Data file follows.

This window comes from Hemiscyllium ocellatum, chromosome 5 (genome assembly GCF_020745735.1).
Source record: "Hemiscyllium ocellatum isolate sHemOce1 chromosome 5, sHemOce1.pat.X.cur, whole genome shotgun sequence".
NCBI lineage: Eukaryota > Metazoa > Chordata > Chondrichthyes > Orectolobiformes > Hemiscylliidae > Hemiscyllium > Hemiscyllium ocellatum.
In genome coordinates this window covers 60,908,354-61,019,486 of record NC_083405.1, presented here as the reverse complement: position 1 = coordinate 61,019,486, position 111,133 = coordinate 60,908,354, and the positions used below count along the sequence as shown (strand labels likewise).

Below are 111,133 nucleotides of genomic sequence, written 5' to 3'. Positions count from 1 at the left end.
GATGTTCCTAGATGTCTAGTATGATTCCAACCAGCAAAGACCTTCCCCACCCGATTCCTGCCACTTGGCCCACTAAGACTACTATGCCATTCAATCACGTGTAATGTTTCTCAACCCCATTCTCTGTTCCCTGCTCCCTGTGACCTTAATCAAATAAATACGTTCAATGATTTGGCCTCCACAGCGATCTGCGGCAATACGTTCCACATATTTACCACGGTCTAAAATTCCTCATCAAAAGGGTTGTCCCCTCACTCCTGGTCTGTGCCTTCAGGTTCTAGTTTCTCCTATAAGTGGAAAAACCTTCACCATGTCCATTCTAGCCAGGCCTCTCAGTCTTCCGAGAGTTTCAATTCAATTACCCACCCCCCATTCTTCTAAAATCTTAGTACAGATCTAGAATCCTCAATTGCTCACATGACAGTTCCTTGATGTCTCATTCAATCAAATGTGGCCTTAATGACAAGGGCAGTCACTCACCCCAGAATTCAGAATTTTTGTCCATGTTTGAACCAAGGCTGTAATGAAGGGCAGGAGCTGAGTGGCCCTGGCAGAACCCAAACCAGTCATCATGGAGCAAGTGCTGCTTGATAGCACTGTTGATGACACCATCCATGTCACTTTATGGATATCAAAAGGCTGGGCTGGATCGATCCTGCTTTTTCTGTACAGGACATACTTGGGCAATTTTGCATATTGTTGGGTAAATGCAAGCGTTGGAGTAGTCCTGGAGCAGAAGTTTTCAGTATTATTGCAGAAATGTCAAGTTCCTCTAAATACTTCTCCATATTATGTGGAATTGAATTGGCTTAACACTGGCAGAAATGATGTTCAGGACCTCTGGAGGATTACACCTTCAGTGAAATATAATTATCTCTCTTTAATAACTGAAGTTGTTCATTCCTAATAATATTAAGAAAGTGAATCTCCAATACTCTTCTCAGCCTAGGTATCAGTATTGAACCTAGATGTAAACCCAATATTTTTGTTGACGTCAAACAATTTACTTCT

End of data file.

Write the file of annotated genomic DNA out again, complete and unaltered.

This window comes from Hemiscyllium ocellatum, chromosome 5 (genome assembly GCF_020745735.1).
Source record: "Hemiscyllium ocellatum isolate sHemOce1 chromosome 5, sHemOce1.pat.X.cur, whole genome shotgun sequence".
NCBI lineage: Eukaryota > Metazoa > Chordata > Chondrichthyes > Orectolobiformes > Hemiscylliidae > Hemiscyllium > Hemiscyllium ocellatum.
In genome coordinates this window covers 60,908,354-61,019,486 of record NC_083405.1, presented here as the reverse complement: position 1 = coordinate 61,019,486, position 111,133 = coordinate 60,908,354, and the positions used below count along the sequence as shown (strand labels likewise).

Below are 111,133 nucleotides of genomic sequence, written 5' to 3'. Positions count from 1 at the left end.
GATGTTCCTAGATGTCTAGTATGATTCCAACCAGCAAAGACCTTCCCCACCCGATTCCTGCCACTTGGCCCACTAAGACTACTATGCCATTCAATCACGTGTAATGTTTCTCAACCCCATTCTCTGTTCCCTGCTCCCTGTGACCTTAATCAAATAAATACGTTCAATGATTTGGCCTCCACAGCGATCTGCGGCAATACGTTCCACATATTTACCACGGTCTAAAATTCCTCATCAAAAGGGTTGTCCCCTCACTCCTGGTCTGTGCCTTCAGGTTCTAGTTTCTCCTATAAGTGGAAAAACCTTCACCATGTCCATTCTAGCCAGGCCTCTCAGTCTTCCGAGAGTTTCAATTCAATTACCCACCCCCCATTCTTCTAAAATCTTAGTACAGATCTAGAATCCTCAATTGCTCACATGACAGTTCCTTGATGTCTCATTCAATCAAATGTGGCCTTAATGACAAGGGCAGTCACTCACCCCAGAATTCAGAATTTTTGTCCATGTTTGAACCAAGGCTGTAATGAAGGGCAGGAGCTGAGTGGCCCTGGCAGAACCCAAACCAGTCATCATGGAGCAAGTGCTGCTTGATAGCACTGTTGATGACACCATCCATGTCACTTTATGGATATCAAAAGGCTGGGCTGGATCGATCCTGCTTTTTCTGTACAGGACATACTTGGGCAATTTTGCATATTGTTGGGTAAATGCAAGCGTTGGAGTAGTCCTGGAGCAGAAGTTTTCAGTATTATTGCAGAAATGTCAAGTTCCTCTAAATACTTCTCCATATTATGTGGAATTGAATTGGCTTAACACTGGCAGAAATGATGTTCAGGACCTCTGGAGGATTACACCTTCAGTGAAATATAATTATCTCTCTTTAATAACTGAAGTTGTTCATTCCTAATAATATTAAGAAAGTGAATCTCCAATACTCTTCTCAGCCTAGGTATCAGTATTGAACCTAGATGTAAACCCAATATTTTTGTTGACGTCAAACAATTTACTTCT